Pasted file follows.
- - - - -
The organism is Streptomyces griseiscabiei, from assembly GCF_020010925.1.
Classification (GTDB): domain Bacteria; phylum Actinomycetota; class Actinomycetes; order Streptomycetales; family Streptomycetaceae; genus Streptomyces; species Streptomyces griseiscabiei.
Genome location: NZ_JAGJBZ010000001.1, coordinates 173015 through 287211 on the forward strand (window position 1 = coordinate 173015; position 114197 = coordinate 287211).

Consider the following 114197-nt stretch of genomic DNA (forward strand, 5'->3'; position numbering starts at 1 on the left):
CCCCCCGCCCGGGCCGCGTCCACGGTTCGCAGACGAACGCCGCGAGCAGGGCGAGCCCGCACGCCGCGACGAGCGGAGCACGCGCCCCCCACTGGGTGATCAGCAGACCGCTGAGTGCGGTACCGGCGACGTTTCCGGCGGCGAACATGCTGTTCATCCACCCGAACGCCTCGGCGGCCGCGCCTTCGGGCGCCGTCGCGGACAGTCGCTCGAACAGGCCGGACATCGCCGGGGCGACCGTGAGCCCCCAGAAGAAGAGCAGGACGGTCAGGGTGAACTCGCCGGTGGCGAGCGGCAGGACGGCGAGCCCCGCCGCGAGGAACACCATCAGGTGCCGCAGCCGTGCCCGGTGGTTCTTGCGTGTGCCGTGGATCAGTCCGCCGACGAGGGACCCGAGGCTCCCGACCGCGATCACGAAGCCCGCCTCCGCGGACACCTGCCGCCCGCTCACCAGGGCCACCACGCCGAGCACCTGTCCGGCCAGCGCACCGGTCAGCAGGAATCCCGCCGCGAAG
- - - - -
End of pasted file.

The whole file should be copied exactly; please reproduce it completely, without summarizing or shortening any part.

The organism is Streptomyces griseiscabiei, from assembly GCF_020010925.1.
Classification (GTDB): domain Bacteria; phylum Actinomycetota; class Actinomycetes; order Streptomycetales; family Streptomycetaceae; genus Streptomyces; species Streptomyces griseiscabiei.
Genome location: NZ_JAGJBZ010000001.1, coordinates 173015 through 287211 on the forward strand (window position 1 = coordinate 173015; position 114197 = coordinate 287211).

Consider the following 114197-nt stretch of genomic DNA (forward strand, 5'->3'; position numbering starts at 1 on the left):
CCCCCCGCCCGGGCCGCGTCCACGGTTCGCAGACGAACGCCGCGAGCAGGGCGAGCCCGCACGCCGCGACGAGCGGAGCACGCGCCCCCCACTGGGTGATCAGCAGACCGCTGAGTGCGGTACCGGCGACGTTTCCGGCGGCGAACATGCTGTTCATCCACCCGAACGCCTCGGCGGCCGCGCCTTCGGGCGCCGTCGCGGACAGTCGCTCGAACAGGCCGGACATCGCCGGGGCGACCGTGAGCCCCCAGAAGAAGAGCAGGACGGTCAGGGTGAACTCGCCGGTGGCGAGCGGCAGGACGGCGAGCCCCGCCGCGAGGAACACCATCAGGTGCCGCAGCCGTGCCCGGTGGTTCTTGCGTGTGCCGTGGATCAGTCCGCCGACGAGGGACCCGAGGCTCCCGACCGCGATCACGAAGCCCGCCTCCGCGGACACCTGCCGCCCGCTCACCAGGGCCACCACGCCGAGCACCTGTCCGGCCAGCGCACCGGTCAGCAGGAATCCCGCCGCGAAG